Business rates to change for companies with solar panels

Proposed business rates for 2017 look positive for companies that use solar mainly to export power to the grid, but those that use their panels mainly to power themselves could see a tax hike.

Under proposed rateable values for commercial properties from April 2017, owners of solar panels have been split into two categories – those that export over 50 per cent of their generated power to the grid, and those that mainly use it to power their own operations.  

While businesses in the former category can expect a decrease in business rates, those that use solar power on-site could see a six to eight fold increase in the rates they have previously paid for owning solar panels.

The changes are not applicable to solar arrays owned by a third party and will therefore not affect companies that have installed solar under a purchase power agreement (PPA).

Microgeneration solar arrays with a capacity of less than 50kW have also previously been exempt from business rates, but it not yet clear whether this will be made permanent.

Perverse outcomes

The solar industry and green economy advocates have called on the government to take action to avoid the perverse outcomes that could arise depending on who owns the solar panels and how the power is used.

For example, an organisation that owns and uses its own solar panels is set to pay far more than in a scenario where the panels are owned by a third party.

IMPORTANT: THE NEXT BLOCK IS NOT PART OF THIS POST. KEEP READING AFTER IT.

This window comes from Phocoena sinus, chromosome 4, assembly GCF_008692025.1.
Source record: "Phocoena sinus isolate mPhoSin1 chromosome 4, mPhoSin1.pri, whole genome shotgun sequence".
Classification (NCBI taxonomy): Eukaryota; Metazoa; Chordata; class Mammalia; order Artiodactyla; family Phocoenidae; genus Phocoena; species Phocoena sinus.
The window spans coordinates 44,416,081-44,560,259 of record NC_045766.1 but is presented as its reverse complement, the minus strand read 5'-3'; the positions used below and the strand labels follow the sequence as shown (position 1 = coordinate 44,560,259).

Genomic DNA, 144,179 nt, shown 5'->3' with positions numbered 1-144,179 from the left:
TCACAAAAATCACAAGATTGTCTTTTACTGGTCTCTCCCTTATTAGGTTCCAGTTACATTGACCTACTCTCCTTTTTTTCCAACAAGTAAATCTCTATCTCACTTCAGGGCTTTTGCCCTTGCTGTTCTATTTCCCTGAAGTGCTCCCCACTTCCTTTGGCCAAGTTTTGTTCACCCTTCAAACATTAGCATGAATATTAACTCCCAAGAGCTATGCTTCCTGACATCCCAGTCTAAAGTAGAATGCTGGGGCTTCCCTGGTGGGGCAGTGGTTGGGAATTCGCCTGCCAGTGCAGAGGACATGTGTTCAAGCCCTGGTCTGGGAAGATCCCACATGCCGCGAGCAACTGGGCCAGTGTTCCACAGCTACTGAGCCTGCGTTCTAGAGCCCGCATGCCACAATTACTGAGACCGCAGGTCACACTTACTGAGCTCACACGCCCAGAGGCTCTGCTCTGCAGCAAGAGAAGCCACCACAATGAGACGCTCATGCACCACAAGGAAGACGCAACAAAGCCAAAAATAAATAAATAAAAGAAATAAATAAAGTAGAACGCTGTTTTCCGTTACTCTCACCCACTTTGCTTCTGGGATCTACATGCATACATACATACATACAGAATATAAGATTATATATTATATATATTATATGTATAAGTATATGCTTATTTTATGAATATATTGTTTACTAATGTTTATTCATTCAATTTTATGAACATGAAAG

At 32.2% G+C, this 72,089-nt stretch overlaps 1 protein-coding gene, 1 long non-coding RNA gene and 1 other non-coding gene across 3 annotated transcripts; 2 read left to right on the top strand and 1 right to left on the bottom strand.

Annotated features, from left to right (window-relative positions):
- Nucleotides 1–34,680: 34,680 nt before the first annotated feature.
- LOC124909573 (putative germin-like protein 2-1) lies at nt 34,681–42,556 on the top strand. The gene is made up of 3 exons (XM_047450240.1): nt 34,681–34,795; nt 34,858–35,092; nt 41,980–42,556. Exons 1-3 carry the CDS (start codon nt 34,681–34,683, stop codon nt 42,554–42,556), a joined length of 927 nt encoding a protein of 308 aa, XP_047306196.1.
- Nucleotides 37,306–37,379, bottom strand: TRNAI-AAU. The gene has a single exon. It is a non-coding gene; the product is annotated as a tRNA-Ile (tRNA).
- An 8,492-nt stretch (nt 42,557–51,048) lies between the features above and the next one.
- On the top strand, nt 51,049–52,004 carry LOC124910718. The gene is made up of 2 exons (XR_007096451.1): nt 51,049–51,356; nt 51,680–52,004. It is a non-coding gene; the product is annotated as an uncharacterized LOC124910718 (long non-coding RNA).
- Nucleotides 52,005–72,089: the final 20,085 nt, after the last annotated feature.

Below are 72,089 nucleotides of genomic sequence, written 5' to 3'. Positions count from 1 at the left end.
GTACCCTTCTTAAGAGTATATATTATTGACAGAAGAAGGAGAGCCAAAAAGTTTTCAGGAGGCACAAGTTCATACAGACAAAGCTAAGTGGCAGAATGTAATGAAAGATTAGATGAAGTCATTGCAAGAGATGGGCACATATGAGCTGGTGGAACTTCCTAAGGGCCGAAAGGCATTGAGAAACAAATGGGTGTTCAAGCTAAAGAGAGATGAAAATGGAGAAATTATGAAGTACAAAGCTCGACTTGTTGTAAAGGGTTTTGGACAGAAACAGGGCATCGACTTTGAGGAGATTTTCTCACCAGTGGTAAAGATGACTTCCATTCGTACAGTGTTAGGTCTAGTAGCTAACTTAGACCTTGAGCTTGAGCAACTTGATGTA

Paul Barwell, chief executive of the Solar Trade Association (STA), said: “The good news for ‘export’ solar is that, in most cases, the rateable value will fall from 2017, some by as much as half. 

“Rates should reflect the true value of the solar asset, as well as the income received [from subsidies]. As both of these have fallen dramatically over the last five years for solar power, the rateable value has also fallen: logic has prevailed. 

“We now need Ministers to act to ensure similarly fair treatment for those supplying themselves with their own rooftop solar.”

Cross-party opposition

MPs from several parties have already raised the issue in Parliament, which is waiting for more detailed proposals to form a view. 

Conservative MP Zac Goldsmith said the current plans would “harm businesses and industries seeking to limit their carbon emissions”, while Green MP Caroline Lucas described the move as “side-lining [a] hugely popular technology”.

Posted under Environmental Regulations and Legislation and Environmental Technologies and Renewable Energy on 4 October 2016